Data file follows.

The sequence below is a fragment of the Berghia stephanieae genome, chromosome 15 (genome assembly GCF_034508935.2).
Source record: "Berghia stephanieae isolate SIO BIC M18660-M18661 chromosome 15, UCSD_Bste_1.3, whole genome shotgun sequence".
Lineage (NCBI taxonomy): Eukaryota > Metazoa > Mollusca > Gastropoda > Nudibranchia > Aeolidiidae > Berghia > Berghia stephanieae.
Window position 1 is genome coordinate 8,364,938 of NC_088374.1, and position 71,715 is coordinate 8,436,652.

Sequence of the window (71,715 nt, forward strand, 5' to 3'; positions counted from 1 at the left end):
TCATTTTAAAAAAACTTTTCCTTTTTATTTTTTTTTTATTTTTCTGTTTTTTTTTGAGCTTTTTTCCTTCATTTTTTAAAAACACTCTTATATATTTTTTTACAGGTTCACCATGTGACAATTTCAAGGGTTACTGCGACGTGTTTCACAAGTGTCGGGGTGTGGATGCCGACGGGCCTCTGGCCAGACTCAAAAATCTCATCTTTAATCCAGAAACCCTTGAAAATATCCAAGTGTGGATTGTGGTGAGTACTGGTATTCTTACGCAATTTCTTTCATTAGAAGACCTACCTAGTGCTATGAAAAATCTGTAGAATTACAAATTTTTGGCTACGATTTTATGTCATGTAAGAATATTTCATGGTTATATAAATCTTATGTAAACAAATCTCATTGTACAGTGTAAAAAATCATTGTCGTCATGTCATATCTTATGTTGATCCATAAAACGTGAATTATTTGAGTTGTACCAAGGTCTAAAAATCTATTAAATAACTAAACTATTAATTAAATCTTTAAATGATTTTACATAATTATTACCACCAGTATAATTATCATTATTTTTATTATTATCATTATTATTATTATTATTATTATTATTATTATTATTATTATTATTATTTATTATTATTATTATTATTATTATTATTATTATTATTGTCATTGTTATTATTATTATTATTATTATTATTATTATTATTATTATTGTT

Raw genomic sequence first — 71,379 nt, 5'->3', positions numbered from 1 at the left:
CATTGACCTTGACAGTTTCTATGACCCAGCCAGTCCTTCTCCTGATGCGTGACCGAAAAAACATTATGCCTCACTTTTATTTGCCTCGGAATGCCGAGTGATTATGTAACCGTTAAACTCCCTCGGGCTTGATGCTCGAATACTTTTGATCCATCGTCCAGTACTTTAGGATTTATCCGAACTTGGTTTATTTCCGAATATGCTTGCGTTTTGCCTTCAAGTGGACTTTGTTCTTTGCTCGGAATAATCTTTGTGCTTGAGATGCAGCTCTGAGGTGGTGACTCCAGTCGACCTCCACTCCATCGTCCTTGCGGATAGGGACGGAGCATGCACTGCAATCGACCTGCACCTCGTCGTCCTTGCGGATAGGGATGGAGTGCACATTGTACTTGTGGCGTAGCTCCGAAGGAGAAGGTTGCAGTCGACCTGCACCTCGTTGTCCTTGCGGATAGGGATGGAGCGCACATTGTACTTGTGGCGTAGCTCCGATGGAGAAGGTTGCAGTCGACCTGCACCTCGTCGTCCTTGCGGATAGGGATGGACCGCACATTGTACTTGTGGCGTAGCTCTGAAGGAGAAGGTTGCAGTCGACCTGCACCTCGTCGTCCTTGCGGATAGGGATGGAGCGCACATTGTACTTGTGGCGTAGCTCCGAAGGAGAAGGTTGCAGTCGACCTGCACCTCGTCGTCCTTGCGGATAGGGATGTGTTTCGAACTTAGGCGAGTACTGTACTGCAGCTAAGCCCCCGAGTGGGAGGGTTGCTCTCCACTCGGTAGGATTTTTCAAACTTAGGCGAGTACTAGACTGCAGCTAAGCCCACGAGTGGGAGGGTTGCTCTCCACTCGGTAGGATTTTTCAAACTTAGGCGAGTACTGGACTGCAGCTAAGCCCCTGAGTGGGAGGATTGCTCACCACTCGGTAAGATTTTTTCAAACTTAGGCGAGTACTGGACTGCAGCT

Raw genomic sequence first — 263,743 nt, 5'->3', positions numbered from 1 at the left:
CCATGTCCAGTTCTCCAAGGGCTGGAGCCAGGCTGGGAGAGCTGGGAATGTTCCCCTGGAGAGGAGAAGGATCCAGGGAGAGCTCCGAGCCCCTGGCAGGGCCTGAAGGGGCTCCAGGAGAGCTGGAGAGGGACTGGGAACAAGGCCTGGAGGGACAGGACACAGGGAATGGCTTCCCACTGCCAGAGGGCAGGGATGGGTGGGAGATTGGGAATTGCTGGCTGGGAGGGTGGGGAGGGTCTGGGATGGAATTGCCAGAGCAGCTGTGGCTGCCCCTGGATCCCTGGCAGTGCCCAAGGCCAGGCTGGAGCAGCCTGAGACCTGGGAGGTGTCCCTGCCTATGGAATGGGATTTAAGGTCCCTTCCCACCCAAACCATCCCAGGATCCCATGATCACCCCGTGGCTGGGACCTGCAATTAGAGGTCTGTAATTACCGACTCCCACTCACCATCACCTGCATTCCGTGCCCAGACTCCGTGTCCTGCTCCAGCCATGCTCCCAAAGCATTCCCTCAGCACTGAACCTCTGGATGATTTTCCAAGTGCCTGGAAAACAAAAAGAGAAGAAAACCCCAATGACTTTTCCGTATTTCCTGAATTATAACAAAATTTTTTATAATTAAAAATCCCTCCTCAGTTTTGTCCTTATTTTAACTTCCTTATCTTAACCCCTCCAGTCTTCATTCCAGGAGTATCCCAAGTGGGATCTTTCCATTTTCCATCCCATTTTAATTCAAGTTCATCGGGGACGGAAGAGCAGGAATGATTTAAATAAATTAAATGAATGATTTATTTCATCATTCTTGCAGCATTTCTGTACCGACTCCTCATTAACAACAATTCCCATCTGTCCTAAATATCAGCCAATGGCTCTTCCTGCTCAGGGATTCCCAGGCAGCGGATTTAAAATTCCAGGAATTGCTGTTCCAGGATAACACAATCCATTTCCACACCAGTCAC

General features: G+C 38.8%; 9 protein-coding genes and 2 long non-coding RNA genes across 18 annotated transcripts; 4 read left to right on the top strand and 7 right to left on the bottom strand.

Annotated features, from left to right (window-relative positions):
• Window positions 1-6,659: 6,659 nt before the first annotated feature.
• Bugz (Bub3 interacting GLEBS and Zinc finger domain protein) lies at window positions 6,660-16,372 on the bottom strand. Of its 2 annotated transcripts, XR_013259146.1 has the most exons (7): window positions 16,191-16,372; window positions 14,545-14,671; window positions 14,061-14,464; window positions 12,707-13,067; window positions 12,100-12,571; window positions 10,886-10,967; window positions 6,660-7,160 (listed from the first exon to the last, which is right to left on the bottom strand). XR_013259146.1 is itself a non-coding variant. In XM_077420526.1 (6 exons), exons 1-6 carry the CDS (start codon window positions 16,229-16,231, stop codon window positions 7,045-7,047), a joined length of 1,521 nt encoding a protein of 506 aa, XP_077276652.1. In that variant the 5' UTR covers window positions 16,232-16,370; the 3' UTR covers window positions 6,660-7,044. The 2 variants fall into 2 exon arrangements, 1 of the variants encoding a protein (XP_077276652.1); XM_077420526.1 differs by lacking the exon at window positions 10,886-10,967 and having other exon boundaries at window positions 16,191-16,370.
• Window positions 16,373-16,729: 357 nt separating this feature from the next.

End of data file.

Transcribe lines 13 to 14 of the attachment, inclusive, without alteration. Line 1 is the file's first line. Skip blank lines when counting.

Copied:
• Window positions 1-6,659: 6,659 nt before the first annotated feature.
• Bugz (Bub3 interacting GLEBS and Zinc finger domain protein) lies at window positions 6,660-16,372 on the bottom strand. Of its 2 annotated transcripts, XR_013259146.1 has the most exons (7): window positions 16,191-16,372; window positions 14,545-14,671; window positions 14,061-14,464; window positions 12,707-13,067; window positions 12,100-12,571; window positions 10,886-10,967; window positions 6,660-7,160 (listed from the first exon to the last, which is right to left on the bottom strand). XR_013259146.1 is itself a non-coding variant. In XM_077420526.1 (6 exons), exons 1-6 carry the CDS (start codon window positions 16,229-16,231, stop codon window positions 7,045-7,047), a joined length of 1,521 nt encoding a protein of 506 aa, XP_077276652.1. In that variant the 5' UTR covers window positions 16,232-16,370; the 3' UTR covers window positions 6,660-7,044. The 2 variants fall into 2 exon arrangements, 1 of the variants encoding a protein (XP_077276652.1); XM_077420526.1 differs by lacking the exon at window positions 10,886-10,967 and having other exon boundaries at window positions 16,191-16,370.